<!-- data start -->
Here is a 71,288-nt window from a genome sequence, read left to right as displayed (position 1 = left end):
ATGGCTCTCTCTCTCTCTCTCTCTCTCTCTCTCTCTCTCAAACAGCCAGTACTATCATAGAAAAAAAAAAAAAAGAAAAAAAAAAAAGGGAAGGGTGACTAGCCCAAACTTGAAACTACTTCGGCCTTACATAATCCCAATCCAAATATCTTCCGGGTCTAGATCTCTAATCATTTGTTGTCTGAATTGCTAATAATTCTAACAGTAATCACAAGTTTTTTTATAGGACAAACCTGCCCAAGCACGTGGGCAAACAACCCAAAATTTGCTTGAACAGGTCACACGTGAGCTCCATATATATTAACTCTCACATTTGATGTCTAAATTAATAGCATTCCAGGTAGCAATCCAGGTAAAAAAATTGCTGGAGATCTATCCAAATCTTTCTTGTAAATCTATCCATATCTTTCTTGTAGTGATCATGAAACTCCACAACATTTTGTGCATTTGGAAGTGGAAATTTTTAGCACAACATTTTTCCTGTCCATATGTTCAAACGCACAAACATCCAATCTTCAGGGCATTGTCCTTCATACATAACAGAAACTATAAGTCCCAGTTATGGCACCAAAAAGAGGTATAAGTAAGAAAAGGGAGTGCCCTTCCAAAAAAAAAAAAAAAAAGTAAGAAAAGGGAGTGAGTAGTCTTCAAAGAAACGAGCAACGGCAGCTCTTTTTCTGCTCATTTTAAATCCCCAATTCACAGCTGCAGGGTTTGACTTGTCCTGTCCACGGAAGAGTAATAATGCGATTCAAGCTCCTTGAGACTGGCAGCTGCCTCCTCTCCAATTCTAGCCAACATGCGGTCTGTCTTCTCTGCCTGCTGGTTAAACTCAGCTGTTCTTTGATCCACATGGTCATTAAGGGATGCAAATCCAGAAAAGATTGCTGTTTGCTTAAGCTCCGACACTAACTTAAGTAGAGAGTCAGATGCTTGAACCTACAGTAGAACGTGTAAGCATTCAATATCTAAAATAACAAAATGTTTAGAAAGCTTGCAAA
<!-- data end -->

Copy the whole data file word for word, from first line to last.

Here is a 71,288-nt window from a genome sequence, read left to right as displayed (position 1 = left end):
ATGGCTCTCTCTCTCTCTCTCTCTCTCTCTCTCTCTCTCAAACAGCCAGTACTATCATAGAAAAAAAAAAAAAAGAAAAAAAAAAAAGGGAAGGGTGACTAGCCCAAACTTGAAACTACTTCGGCCTTACATAATCCCAATCCAAATATCTTCCGGGTCTAGATCTCTAATCATTTGTTGTCTGAATTGCTAATAATTCTAACAGTAATCACAAGTTTTTTTATAGGACAAACCTGCCCAAGCACGTGGGCAAACAACCCAAAATTTGCTTGAACAGGTCACACGTGAGCTCCATATATATTAACTCTCACATTTGATGTCTAAATTAATAGCATTCCAGGTAGCAATCCAGGTAAAAAAATTGCTGGAGATCTATCCAAATCTTTCTTGTAAATCTATCCATATCTTTCTTGTAGTGATCATGAAACTCCACAACATTTTGTGCATTTGGAAGTGGAAATTTTTAGCACAACATTTTTCCTGTCCATATGTTCAAACGCACAAACATCCAATCTTCAGGGCATTGTCCTTCATACATAACAGAAACTATAAGTCCCAGTTATGGCACCAAAAAGAGGTATAAGTAAGAAAAGGGAGTGCCCTTCCAAAAAAAAAAAAAAAAAGTAAGAAAAGGGAGTGAGTAGTCTTCAAAGAAACGAGCAACGGCAGCTCTTTTTCTGCTCATTTTAAATCCCCAATTCACAGCTGCAGGGTTTGACTTGTCCTGTCCACGGAAGAGTAATAATGCGATTCAAGCTCCTTGAGACTGGCAGCTGCCTCCTCTCCAATTCTAGCCAACATGCGGTCTGTCTTCTCTGCCTGCTGGTTAAACTCAGCTGTTCTTTGATCCACATGGTCATTAAGGGATGCAAATCCAGAAAAGATTGCTGTTTGCTTAAGCTCCGACACTAACTTAAGTAGAGAGTCAGATGCTTGAACCTACAGTAGAACGTGTAAGCATTCAATATCTAAAATAACAAAATGTTTAGAAAGCTTGCAAA